Keeping your staff onside in an exit

Deciding to sell a business doesn't only affect one person, it also impacts your staff as well. But how do you keep your employees happy as you make your exit from the business?

Deciding to sell a business doesn’t only affect one person, it also impacts your staff as well. But how do you keep your employees happy as you make your exit from the business?

Deciding to sell a business doesn’t only affect one person, it also impacts your staff as well. Mike Robson, director of Azure Partners, explains how to keep your employees happy as you make your exit from the business.

When first announced, the sale of any business will inevitably create a level of concern with staff. The fear of the unknown is very potent, especially when combined with today’s uncertain economic environment. This means that you have a potentially very destabilising issue on your hands that will need to be dealt with quickly and effectively to avoid undermining the morale around the exit event.

In our experience, the one overriding principle in managing this process is that it is essential that you don’t let people find out for themselves. This will provide the single greatest opportunity for misinformation, mistrust and conspiracy.

You must therefore ensure that you are in control of the information and that you are actively managing your potential buyers, who could unwittingly be the most likely source of an information leak through indiscretion or exuberance around doing the deal.

When you are ready to share this information, then the first step to addressing any staff concerns is to position the change from the acquirer’s perspective. This will always have a positive angle; otherwise they wouldn’t be doing it. There are plenty of positive messages that can be promoted; from being part of a new and faster growing company to opportunities for personal development and promotion.

The timings as to when you should share this information will vary primarily according to what type of sale process you are involved with. We would categorise the four predominant types of sale as follows: fire sale, financial sale, strategic sale, and management buy-out (MBO).

Fire sale 

In the case of a fire sale, where the business is being sold under financial duress, it will probably be necessary to try and keep the situation under wraps until a buyer is in position. While the business’s plight is unlikely to come as a complete surprise to your management team as cash flow problems are likely to have led to issues with creditors, we would still advise that you have the new buyer in place before sharing any news.

Take your management team into your confidence then, explaining that maximising the chances of continued trading, and thereby employment, depends on keeping the company afloat as a going concern. This state of affairs may call for unavoidable management action, which again must be communicated to the wider workforce with both sensitivity and a sense of realism.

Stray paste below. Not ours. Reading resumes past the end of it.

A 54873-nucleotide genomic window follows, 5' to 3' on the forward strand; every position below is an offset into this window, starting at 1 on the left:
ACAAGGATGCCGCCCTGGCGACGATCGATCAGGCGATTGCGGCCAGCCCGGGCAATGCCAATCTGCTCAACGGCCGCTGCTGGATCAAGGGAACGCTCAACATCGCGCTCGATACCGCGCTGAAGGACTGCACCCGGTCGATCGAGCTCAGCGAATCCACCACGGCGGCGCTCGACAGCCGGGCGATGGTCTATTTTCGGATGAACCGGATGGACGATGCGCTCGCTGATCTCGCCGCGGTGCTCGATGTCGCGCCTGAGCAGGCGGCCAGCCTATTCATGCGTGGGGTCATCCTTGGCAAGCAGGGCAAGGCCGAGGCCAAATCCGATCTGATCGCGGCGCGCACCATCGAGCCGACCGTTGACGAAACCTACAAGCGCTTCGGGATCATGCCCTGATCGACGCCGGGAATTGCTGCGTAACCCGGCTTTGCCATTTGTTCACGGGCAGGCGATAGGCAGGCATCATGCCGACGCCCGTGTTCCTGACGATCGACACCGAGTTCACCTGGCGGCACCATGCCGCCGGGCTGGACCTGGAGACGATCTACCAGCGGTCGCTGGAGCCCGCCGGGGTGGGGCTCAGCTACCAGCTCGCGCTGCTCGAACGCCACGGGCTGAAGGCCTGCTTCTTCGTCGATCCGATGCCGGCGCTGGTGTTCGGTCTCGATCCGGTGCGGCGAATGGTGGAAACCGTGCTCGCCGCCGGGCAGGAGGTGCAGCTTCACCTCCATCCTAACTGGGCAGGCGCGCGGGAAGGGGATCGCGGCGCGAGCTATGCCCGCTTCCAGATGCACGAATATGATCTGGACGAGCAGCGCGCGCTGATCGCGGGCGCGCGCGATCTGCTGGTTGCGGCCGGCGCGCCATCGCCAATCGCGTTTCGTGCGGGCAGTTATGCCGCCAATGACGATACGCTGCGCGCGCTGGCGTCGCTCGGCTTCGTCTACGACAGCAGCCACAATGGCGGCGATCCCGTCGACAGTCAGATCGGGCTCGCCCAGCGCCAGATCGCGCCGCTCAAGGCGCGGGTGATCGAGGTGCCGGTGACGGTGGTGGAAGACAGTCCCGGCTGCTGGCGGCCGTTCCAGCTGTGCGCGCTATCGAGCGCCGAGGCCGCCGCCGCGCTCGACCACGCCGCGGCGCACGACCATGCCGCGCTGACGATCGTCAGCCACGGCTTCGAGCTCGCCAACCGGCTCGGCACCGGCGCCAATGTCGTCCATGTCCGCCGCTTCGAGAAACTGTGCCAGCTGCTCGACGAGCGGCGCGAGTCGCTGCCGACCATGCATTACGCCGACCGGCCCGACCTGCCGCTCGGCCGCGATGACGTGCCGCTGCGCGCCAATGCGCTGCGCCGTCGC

Financial sale

In the case of a financial sale, where the purchaser is looking at the business as a profitable concern capable of development with further investment, staff should understand that the change of ownership should be seen as an opportunity not a threat. Here the staff should be informed as early as possible to enable a fast and efficient transfer.

Strategic sale 

This too will be the case with a strategic sale, where the purchaser has recognised that integrating the business can achieve major added value benefits due to the synergies that will be created. In general this type of sale should provide significant opportunities for at least some of the staff.

Management buy-out

Lastly, with an MBO, the players will be known by the staff who will probably perceive the change as relatively minor, so a smooth transition can be realistically expected. Depending on the size of your organisation, either address the staff together or bring the managers together and announce the acquisition.

We also recommend that you provide a hard copy version of the announcement, and a comprehensive set of answers to all the likely questions that will be raised.

The announcement and these questions and answers should be available on-line internally for staff to refer to. This will help avoid Chinese whispers. You should also let them know what will happen next and the time scales.

Fix a set length of time for the meeting while offering easy access to a high-level contact that will be available for individuals to ask further questions after the meeting. Be positive but not unrealistically optimistic if you know that restructuring and redundancies are likely, and provide frequent information updates.

Finally, work with the purchaser to produce a list of the media who are likely to be interested in the acquisition and together develop press releases that focus on the positive aspects so as to pre-empt publication of misinformed articles.

If you take these steps, then you should be able to effect a smooth transition which enables your staff to move forwards into a new and positive future, while allowing you to enjoy a trouble-free exit.

Todd Cardy

Todd Cardy

Todd was Editor of between 2010 and 2011 as well as being responsible for publishing our digital and printed magazines focusing on private equity and venture capital. Connect with...

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Business exit